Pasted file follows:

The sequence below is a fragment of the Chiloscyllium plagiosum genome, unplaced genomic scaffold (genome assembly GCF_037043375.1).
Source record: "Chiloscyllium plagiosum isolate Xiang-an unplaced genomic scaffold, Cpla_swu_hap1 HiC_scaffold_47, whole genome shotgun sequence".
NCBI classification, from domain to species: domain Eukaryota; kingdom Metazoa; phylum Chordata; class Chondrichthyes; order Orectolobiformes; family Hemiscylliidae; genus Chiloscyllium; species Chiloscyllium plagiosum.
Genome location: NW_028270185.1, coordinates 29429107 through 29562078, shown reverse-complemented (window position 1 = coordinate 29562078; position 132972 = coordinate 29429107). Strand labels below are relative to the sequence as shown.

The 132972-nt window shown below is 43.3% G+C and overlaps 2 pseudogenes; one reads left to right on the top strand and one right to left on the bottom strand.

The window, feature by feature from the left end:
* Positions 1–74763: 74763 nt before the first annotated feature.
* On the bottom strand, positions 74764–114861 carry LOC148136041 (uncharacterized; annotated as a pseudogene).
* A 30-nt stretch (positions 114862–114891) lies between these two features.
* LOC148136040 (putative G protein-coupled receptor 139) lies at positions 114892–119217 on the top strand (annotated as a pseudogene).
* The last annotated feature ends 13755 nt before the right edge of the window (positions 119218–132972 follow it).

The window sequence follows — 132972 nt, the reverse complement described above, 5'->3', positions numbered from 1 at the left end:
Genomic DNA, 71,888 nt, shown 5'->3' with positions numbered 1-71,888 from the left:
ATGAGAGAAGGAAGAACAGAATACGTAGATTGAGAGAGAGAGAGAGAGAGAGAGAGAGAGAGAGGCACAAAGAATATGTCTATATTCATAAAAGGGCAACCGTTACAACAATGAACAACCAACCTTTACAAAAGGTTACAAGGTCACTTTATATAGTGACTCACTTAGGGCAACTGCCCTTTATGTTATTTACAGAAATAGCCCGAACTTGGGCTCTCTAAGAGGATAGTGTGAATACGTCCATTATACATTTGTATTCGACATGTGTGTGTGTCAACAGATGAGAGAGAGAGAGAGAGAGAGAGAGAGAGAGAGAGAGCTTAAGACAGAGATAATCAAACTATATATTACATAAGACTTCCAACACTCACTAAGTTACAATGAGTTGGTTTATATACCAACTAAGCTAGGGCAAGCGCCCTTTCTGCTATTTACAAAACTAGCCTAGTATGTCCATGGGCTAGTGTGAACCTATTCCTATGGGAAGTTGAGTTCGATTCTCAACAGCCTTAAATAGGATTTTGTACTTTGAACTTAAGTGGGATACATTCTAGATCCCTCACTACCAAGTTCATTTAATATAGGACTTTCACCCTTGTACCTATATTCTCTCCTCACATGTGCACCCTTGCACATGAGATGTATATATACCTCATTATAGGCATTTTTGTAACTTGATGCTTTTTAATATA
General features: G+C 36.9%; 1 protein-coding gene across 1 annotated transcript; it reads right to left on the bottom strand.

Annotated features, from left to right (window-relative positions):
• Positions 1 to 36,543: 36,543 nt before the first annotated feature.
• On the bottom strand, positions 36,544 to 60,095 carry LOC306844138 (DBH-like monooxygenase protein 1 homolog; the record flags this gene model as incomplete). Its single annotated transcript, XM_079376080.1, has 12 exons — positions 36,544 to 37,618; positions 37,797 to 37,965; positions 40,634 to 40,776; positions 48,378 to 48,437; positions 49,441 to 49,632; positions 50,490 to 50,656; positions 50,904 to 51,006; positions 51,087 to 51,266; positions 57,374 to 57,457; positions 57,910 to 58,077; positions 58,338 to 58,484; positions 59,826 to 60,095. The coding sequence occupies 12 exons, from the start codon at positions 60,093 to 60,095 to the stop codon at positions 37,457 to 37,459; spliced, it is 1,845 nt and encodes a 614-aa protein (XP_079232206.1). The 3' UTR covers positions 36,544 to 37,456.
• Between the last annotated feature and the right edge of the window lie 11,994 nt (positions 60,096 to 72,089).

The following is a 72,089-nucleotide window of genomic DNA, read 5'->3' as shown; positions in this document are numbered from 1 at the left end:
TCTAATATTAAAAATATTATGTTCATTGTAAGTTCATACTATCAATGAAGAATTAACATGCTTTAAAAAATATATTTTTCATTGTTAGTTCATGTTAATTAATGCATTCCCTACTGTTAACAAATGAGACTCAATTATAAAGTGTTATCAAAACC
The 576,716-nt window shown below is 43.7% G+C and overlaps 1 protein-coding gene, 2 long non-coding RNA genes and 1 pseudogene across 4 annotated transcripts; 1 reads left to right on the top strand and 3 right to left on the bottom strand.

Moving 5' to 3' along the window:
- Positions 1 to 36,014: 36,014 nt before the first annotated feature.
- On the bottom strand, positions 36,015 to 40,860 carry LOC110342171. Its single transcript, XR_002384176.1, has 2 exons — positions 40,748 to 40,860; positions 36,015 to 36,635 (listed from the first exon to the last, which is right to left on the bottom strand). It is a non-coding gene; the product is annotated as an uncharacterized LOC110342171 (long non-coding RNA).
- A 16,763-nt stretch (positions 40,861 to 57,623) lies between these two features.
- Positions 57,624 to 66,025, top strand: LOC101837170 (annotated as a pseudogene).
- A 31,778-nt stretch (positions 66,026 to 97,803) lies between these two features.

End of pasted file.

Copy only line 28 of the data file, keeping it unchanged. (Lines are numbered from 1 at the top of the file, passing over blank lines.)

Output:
- A 31,778-nt stretch (positions 66,026 to 97,803) lies between these two features.